Choose Plant Material.  Take the time to do some research and select the proper plant material for your garden.  Everyone loves palm trees but getting one for your garden isn’t such a great idea in our neck of the woods.   Make sure that the plant material you choose will survive in our zone and is suitable for the existing lighting and soil conditions.  Take into account the mature size the plant will reach and include it on the plan to make sure it will fit.  Determine if the plant material fits in with your overall goal.  If you are looking to make your garden a calm den of serenity consider a monochromatic color scheme with mass planting as opposed to a variety of different plants and colors, which will cause the eye to bounce around.

Dig. That’s right you heard me!  Be sure to call your utility companies for locates so that you don’t accidentally cut through important pipes and wires. Now is the time to make all of your plans a reality.  If at all possible, install your hardscaping first.  Contact Rockcliffe Landscaping if you need assistance with your landscape installation.  Installing fences, patios and pathways first can help to avoid damage to the rest of your garden if they are installed at a later date, thereby saving you money.  Depending on budgets, this is not always possible and shouldn’t deter you from enjoying a garden now. 

When preparing your garden beds, assess your existing soil and amend accordingly.  Now is the time to make any adjustments to your soil as this will have an impact on the overall health of your garden.  If your soil is mostly clay, be sure to add compost to improve its soil structure.  If your soil is very sandy, adding compost to your soil will also add nutrients and increase moisture retention.  Make sure to work the new soil into the existing soil.  Leaving the new nutrient rich soil on top will encourage shallow root growth making your plants vulnerable to drought.  There should be approximately 8-12 inches of good topsoil for your new beds.  For more information on soil and soil amendments please refer to our August 2007 article Science of Soils.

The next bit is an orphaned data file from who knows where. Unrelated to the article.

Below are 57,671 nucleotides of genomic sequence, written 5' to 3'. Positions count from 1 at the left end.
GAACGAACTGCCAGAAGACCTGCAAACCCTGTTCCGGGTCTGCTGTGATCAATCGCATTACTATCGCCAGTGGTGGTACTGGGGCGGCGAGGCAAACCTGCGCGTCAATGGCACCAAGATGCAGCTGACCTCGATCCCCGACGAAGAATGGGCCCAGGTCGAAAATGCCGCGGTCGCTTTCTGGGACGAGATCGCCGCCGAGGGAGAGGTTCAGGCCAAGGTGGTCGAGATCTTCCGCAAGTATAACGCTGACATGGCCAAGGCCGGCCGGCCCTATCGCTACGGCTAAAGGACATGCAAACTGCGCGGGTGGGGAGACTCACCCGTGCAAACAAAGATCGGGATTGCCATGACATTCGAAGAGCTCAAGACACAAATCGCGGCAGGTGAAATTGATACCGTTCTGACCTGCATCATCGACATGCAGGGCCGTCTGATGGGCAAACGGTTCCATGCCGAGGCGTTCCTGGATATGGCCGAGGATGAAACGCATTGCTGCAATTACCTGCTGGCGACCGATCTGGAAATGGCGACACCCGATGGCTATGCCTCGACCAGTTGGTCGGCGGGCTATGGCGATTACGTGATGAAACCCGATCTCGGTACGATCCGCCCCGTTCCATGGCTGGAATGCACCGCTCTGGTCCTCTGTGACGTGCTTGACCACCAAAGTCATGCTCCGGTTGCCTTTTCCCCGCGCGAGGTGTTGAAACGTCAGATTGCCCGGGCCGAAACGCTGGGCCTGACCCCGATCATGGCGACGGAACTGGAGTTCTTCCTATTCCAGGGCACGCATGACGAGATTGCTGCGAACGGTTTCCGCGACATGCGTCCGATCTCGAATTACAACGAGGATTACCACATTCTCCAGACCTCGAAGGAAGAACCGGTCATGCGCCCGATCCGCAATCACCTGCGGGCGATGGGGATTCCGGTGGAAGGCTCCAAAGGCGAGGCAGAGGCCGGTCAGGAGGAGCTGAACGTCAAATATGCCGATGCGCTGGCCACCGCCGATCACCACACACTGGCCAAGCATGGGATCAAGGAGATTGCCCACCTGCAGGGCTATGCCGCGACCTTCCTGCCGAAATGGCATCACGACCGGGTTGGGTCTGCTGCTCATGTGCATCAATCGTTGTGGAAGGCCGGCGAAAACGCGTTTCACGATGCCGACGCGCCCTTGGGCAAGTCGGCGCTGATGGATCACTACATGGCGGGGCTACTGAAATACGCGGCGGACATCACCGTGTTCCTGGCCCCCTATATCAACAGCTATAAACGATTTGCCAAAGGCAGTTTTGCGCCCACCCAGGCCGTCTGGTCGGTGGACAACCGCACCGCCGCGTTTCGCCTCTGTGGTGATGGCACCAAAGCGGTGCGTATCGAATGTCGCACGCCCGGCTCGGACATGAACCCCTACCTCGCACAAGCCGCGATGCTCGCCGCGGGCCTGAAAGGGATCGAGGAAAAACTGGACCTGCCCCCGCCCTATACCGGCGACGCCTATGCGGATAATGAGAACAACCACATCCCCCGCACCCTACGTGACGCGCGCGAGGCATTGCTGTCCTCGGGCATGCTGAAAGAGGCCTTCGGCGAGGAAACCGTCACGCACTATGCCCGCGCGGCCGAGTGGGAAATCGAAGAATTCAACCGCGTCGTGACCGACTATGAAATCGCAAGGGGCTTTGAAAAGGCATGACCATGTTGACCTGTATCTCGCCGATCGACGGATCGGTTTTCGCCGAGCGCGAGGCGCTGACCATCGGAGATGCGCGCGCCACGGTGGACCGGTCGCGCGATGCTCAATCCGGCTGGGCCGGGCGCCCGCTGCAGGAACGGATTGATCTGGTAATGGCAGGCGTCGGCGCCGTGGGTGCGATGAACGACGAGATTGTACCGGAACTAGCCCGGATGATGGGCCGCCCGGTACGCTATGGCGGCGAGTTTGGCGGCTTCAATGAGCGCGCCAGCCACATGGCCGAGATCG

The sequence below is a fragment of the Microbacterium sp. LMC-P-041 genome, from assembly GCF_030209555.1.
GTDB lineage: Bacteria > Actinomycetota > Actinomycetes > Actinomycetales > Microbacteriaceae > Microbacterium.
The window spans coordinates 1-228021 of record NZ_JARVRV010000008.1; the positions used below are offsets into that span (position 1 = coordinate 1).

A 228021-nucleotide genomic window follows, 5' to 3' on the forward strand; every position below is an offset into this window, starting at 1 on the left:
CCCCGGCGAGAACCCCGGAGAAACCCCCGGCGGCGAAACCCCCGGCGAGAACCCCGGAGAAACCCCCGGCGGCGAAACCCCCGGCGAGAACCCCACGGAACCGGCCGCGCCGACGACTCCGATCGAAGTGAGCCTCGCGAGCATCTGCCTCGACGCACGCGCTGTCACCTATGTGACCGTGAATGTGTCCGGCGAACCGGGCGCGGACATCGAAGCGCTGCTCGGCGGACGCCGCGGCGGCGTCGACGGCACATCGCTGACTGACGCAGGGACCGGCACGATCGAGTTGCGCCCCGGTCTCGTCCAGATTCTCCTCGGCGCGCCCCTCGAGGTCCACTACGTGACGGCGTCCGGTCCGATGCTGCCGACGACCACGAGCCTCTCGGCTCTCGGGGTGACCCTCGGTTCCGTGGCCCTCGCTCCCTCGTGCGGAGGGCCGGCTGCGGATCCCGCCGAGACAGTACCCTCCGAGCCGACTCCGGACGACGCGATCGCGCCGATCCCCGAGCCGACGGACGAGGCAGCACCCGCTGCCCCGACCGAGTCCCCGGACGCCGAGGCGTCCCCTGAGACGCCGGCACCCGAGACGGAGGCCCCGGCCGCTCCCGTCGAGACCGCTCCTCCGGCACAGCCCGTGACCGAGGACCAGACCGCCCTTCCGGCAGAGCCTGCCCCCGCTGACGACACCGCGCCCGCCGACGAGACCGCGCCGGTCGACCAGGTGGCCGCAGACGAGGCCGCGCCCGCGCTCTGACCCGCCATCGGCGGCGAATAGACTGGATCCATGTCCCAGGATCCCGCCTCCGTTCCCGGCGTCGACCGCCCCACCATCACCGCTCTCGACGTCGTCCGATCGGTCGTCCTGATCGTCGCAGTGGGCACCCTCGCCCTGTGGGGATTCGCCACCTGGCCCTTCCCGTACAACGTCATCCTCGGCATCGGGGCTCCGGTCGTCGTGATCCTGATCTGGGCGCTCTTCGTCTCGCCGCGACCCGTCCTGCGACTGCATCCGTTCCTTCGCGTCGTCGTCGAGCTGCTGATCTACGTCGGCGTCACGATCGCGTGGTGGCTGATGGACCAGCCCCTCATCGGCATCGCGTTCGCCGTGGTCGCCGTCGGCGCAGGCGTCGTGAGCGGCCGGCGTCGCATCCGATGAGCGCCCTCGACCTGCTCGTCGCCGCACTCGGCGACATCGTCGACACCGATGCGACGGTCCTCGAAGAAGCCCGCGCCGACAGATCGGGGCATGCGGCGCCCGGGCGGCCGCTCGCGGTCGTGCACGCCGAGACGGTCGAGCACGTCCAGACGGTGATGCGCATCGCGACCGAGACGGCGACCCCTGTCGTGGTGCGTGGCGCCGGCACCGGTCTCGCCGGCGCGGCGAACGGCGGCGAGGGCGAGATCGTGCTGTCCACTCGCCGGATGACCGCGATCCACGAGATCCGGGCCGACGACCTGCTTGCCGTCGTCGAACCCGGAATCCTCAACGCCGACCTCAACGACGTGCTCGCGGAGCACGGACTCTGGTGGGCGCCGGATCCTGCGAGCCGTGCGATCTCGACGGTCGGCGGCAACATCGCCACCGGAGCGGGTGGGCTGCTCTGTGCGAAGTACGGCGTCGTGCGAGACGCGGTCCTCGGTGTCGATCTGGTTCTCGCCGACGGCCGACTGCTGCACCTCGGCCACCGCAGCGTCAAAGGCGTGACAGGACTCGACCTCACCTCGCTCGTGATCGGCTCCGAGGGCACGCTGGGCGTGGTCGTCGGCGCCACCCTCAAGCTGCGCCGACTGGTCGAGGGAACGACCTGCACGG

Plant.  But not quite yet.  The first thing you should do is layout all of the plants according to your plan. This will allow you to see if you need to make any changes.  If something doesn’t look quite right, move things around until it does.  This will save your valuable time and effort and avoid stress on plants that would have had to been dug up and replanted.

Now you can plant!  A rule of thumb when planting is to dig a hole approximately 2-3 times the size of the root ball. Backfill soil and mix some bone meal in around the root area to help encourage root growth.  Place the plant so its best side is facing forward and fill in the rest of the hole with topsoil.  Water well and continue to check moisture levels regularly until plant is established.  When planting is done, add 2-3 inches of mulch on garden beds to help retain moisture and keep weeds to a minimum.

As you can see, a big part of putting in a new garden is the planning.  When starting a garden from scratch, there are a lot of factors to consider.  It is essential to take the time to think things through and plan accordingly, as this will help to ensure that you get the absolute most out of your garden for a long time to come.  Making unnecessary changes after the fact can be expensive, time consuming and may detract from the overall enjoyment of your landscape.  Start off on the right foot and follow the previously mentioned steps so that you show off your masterpiece!